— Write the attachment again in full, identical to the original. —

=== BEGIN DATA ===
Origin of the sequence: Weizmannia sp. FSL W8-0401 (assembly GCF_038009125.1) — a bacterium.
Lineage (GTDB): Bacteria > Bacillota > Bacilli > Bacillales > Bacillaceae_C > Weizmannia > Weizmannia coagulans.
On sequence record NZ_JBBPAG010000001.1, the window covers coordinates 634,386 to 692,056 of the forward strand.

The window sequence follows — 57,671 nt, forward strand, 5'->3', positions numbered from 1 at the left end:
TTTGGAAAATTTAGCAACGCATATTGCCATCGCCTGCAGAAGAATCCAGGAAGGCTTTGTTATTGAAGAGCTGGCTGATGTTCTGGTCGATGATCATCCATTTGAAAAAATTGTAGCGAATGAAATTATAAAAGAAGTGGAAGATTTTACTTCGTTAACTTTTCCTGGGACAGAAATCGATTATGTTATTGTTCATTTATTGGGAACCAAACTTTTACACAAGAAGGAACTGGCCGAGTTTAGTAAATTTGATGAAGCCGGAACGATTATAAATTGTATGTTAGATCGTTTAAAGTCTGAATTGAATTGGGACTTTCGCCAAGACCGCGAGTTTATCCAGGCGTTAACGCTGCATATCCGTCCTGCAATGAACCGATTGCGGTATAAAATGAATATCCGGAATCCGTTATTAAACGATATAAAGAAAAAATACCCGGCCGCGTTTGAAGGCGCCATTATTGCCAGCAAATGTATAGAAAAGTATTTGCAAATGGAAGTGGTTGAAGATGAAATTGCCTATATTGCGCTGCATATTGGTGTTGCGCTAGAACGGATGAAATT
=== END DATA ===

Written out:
Origin of the sequence: Weizmannia sp. FSL W8-0401 (assembly GCF_038009125.1) — a bacterium.
Lineage (GTDB): Bacteria > Bacillota > Bacilli > Bacillales > Bacillaceae_C > Weizmannia > Weizmannia coagulans.
On sequence record NZ_JBBPAG010000001.1, the window covers coordinates 634,386 to 692,056 of the forward strand.

The window sequence follows — 57,671 nt, forward strand, 5'->3', positions numbered from 1 at the left end:
TTTGGAAAATTTAGCAACGCATATTGCCATCGCCTGCAGAAGAATCCAGGAAGGCTTTGTTATTGAAGAGCTGGCTGATGTTCTGGTCGATGATCATCCATTTGAAAAAATTGTAGCGAATGAAATTATAAAAGAAGTGGAAGATTTTACTTCGTTAACTTTTCCTGGGACAGAAATCGATTATGTTATTGTTCATTTATTGGGAACCAAACTTTTACACAAGAAGGAACTGGCCGAGTTTAGTAAATTTGATGAAGCCGGAACGATTATAAATTGTATGTTAGATCGTTTAAAGTCTGAATTGAATTGGGACTTTCGCCAAGACCGCGAGTTTATCCAGGCGTTAACGCTGCATATCCGTCCTGCAATGAACCGATTGCGGTATAAAATGAATATCCGGAATCCGTTATTAAACGATATAAAGAAAAAATACCCGGCCGCGTTTGAAGGCGCCATTATTGCCAGCAAATGTATAGAAAAGTATTTGCAAATGGAAGTGGTTGAAGATGAAATTGCCTATATTGCGCTGCATATTGGTGTTGCGCTAGAACGGATGAAATT